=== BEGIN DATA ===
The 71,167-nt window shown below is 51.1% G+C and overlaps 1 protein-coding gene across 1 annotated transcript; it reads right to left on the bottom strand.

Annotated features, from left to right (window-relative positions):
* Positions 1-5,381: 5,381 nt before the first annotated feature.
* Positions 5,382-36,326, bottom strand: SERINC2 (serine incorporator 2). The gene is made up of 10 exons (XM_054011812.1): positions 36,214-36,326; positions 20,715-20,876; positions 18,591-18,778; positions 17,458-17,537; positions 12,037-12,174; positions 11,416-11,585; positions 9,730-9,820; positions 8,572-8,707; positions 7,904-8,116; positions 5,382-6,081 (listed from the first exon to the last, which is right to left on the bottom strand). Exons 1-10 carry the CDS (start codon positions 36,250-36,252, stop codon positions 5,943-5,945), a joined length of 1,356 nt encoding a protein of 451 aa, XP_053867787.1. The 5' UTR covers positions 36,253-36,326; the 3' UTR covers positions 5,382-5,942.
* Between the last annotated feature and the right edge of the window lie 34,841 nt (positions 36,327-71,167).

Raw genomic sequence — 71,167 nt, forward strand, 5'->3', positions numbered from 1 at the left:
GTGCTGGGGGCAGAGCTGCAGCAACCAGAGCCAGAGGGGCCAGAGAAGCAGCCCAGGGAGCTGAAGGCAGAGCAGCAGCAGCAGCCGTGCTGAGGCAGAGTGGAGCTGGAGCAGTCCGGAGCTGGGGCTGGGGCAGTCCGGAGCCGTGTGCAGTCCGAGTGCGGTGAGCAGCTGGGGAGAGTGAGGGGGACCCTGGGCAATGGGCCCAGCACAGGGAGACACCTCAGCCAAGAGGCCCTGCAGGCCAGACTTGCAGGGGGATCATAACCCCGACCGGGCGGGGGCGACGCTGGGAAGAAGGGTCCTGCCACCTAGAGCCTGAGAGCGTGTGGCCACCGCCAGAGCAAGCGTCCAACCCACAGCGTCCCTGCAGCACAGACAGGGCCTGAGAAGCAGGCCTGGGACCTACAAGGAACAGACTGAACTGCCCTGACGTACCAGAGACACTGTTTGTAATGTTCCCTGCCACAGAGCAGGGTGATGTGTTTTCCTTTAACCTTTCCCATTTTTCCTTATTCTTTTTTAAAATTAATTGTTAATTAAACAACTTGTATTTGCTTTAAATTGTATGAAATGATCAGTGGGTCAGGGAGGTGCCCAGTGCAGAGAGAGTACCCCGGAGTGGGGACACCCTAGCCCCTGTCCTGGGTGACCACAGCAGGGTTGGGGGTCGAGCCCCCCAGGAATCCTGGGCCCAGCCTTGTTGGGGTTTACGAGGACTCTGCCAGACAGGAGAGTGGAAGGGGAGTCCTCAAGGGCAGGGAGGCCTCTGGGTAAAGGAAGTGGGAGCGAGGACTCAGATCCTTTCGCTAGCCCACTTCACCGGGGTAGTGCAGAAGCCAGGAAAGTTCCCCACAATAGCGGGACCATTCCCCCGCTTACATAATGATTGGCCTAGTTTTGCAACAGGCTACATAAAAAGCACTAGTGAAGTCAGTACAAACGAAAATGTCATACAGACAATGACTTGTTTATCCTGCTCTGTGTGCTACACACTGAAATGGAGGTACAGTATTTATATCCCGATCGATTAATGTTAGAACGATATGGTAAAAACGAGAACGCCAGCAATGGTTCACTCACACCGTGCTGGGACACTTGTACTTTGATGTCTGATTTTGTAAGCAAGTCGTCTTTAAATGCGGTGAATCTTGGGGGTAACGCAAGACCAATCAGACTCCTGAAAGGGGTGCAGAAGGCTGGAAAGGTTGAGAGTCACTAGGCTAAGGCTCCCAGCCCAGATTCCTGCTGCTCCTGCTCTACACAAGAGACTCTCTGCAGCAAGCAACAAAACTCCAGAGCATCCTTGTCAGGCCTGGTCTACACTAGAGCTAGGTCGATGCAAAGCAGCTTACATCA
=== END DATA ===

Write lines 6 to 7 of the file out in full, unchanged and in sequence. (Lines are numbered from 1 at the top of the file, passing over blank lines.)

Raw genomic sequence — 71,167 nt, forward strand, 5'->3', positions numbered from 1 at the left:
GTGCTGGGGGCAGAGCTGCAGCAACCAGAGCCAGAGGGGCCAGAGAAGCAGCCCAGGGAGCTGAAGGCAGAGCAGCAGCAGCAGCCGTGCTGAGGCAGAGTGGAGCTGGAGCAGTCCGGAGCTGGGGCTGGGGCAGTCCGGAGCCGTGTGCAGTCCGAGTGCGGTGAGCAGCTGGGGAGAGTGAGGGGGACCCTGGGCAATGGGCCCAGCACAGGGAGACACCTCAGCCAAGAGGCCCTGCAGGCCAGACTTGCAGGGGGATCATAACCCCGACCGGGCGGGGGCGACGCTGGGAAGAAGGGTCCTGCCACCTAGAGCCTGAGAGCGTGTGGCCACCGCCAGAGCAAGCGTCCAACCCACAGCGTCCCTGCAGCACAGACAGGGCCTGAGAAGCAGGCCTGGGACCTACAAGGAACAGACTGAACTGCCCTGACGTACCAGAGACACTGTTTGTAATGTTCCCTGCCACAGAGCAGGGTGATGTGTTTTCCTTTAACCTTTCCCATTTTTCCTTATTCTTTTTTAAAATTAATTGTTAATTAAACAACTTGTATTTGCTTTAAATTGTATGAAATGATCAGTGGGTCAGGGAGGTGCCCAGTGCAGAGAGAGTACCCCGGAGTGGGGACACCCTAGCCCCTGTCCTGGGTGACCACAGCAGGGTTGGGGGTCGAGCCCCCCAGGAATCCTGGGCCCAGCCTTGTTGGGGTTTACGAGGACTCTGCCAGACAGGAGAGTGGAAGGGGAGTCCTCAAGGGCAGGGAGGCCTCTGGGTAAAGGAAGTGGGAGCGAGGACTCAGATCCTTTCGCTAGCCCACTTCACCGGGGTAGTGCAGAAGCCAGGAAAGTTCCCCACAATAGCGGGACCATTCCCCCGCTTACATAATGATTGGCCTAGTTTTGCAACAGGCTACATAAAAAGCACTAGTGAAGTCAGTACAAACGAAAATGTCATACAGACAATGACTTGTTTATCCTGCTCTGTGTGCTACACACTGAAATGGAGGTACAGTATTTATATCCCGATCGATTAATGTTAGAACGATATGGTAAAAACGAGAACGCCAGCAATGGTTCACTCACACCGTGCTGGGACACTTGTACTTTGATGTCTGATTTTGTAAGCAAGTCGTCTTTAAATGCGGTGAATCTTGGGGGTAACGCAAGACCAATCAGACTCCTGAAAGGGGTGCAGAAGGCTGGAAAGGTTGAGAGTCACTAGGCTAAGGCTCCCAGCCCAGATTCCTGCTGCTCCTGCTCTACACAAGAGACTCTCTGCAGCAAGCAACAAAACTCCAGAGCATCCTTGTCAGGCCTGGTCTACACTAGAGCTAGGTCGATGCAAAGCAGCTTACATCA